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Where To Find The Best Winter Adventures

Posted on 30-Nov-2017

Britain doesn’t do winter very well. Yes, there’s the lure of an occasional country pub with a roaring log fire. I’ll give you that. And those long chilly nights are fine till Christmas. Come late February though and enough is enough. In general, over on this side of the Atlantic it’s just a bit too grey, drizzly, damp and way too…meh.

In North America, on the other hand, winter is a season to be celebrated. It’s properly cold, which is something you can tackle easily if you layer up and dig out that woolly bobble hat. Don’t forget your thick socks too: if your toes are cold, it spreads to your whole body quicker than you can explain what a hot-water bottle is to someone from Arizona.

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For a start, airfares are much lower – if you can plan in advance this is the season for real bargains – and hotel prices tend to be less than in the high summer season (with the exception perhaps of Miami, where winter is high season as all the snowbirds fly south to the beach). And you’ll have fewer crowds to contend with: imagine a very different side of Yosemite National Park or the Grand Canyon, for example. If you’ve enjoyed them in August, why not explore with a backdrop of snow?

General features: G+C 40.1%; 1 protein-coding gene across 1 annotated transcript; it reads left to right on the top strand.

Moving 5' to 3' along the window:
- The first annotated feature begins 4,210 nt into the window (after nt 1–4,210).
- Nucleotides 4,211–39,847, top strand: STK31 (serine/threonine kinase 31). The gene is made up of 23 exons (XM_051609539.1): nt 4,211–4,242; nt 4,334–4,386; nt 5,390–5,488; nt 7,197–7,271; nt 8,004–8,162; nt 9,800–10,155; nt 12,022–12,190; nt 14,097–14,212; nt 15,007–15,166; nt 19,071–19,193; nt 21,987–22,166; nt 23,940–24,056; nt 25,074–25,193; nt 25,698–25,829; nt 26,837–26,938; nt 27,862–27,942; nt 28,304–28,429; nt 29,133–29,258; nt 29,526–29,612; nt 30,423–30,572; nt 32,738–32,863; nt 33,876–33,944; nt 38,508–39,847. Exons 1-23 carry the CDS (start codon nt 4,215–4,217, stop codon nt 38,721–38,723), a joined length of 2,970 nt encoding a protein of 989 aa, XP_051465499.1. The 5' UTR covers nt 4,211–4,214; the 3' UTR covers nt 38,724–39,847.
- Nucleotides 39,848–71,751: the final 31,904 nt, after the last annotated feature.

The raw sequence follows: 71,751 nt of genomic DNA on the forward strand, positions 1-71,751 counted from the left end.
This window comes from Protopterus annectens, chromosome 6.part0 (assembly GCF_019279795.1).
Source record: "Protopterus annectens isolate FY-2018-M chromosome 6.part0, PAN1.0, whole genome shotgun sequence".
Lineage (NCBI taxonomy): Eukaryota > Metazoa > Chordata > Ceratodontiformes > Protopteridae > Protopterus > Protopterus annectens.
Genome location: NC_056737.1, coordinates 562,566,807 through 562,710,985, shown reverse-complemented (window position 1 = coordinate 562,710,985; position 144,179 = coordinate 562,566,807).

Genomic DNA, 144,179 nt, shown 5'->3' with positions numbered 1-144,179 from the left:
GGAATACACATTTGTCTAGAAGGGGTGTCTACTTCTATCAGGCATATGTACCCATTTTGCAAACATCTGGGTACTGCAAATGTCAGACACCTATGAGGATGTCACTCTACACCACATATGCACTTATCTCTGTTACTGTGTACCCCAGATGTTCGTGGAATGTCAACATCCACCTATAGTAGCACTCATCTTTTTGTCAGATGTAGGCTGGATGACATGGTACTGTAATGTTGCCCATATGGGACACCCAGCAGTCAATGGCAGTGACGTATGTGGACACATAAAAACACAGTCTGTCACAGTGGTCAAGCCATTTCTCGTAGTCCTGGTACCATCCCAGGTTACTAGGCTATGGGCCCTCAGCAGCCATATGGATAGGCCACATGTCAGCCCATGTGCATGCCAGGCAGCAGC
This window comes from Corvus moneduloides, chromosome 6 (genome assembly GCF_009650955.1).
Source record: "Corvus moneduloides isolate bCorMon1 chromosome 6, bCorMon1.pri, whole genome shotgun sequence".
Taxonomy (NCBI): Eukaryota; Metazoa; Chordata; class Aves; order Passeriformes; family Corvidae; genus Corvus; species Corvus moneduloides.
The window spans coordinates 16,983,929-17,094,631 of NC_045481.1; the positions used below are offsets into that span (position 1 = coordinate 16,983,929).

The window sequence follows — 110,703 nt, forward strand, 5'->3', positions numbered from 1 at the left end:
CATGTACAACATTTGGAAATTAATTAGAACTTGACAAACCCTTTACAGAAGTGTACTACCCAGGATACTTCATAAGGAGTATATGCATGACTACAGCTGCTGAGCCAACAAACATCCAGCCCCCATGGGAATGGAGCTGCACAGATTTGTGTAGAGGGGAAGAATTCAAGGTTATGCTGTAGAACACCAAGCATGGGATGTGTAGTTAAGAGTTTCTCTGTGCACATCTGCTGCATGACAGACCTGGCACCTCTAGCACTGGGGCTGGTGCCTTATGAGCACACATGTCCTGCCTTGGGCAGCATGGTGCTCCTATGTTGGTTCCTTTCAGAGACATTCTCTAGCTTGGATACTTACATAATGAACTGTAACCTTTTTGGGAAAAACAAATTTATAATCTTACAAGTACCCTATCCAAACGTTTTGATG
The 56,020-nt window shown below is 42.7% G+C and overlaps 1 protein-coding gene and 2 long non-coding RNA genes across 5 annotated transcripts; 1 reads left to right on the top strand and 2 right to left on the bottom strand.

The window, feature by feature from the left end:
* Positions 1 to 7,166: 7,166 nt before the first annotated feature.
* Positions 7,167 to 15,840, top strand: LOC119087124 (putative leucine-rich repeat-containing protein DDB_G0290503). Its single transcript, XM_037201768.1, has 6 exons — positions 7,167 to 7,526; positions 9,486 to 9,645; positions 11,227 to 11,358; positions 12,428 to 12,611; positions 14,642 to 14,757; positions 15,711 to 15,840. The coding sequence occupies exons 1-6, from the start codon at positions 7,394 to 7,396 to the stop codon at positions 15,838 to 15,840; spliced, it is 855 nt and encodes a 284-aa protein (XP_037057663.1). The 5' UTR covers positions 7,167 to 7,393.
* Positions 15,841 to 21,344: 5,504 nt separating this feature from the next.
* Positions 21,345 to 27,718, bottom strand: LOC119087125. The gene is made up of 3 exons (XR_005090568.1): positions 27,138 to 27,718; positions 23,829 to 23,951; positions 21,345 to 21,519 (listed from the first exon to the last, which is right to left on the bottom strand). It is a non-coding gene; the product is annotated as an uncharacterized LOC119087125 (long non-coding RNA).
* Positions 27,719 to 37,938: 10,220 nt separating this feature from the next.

Of course, winter is the season to go skiing or snowboarding and if you’ve enjoyed a week on the slopes in Europe, you’ll love going downhill in North America, be it in Canada or the US. It’s just an altogether more relaxed, friendlier experience over there. Nightlife is less geared towards carousing into the wee small hours (well, compared to some European resorts anyway) and more towards great food and just kicking back with new friends over a beer or two.

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And if you really want to test the limits of your thermal undies, then head to Fairbanks, Alaska - where minus 50 centigrade in winter is not unusual, a temperature at which boiling water thrown into the air freezes before it can hit the ground. So why come? Two words: Northern Lights. Although they prefer Aurora Borealis here, as the lights are usually overhead at this latitude, rather than to the north.

Local native Alaskans believed the flickering aurora is their ancestors dancing for them and that if you listen carefully you can hear the sky singing. You can never guarantee seeing the lights, but mountain ranges to the north and south of Fairbanks create stable weather conditions that mean this city is as guaranteed-a-spot-as-it-gets.

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Of course, America is a vast country and while New Yorkers might be ice-skating through Central Park, you could always head to the beaches of Florida or Hawaii in January if you want to swap long johns for swim trunks and bikinis.

You could always combine both…how about trying to track wolves in Yellowstone National Park, then humpback whales off the coast of Maui? And then back to Britain and straight down the pub for a chance to look through all your holiday snaps beside that cosy log fire.

 

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Will Hide is a London-based travel writer who spent 12 years on the travel desk of the Times before turning freelance. He still writes regularly for the Times as well as the FT, Telegraph and numerous magazines. You can follow his travels at Been There, Done It.

Topics: General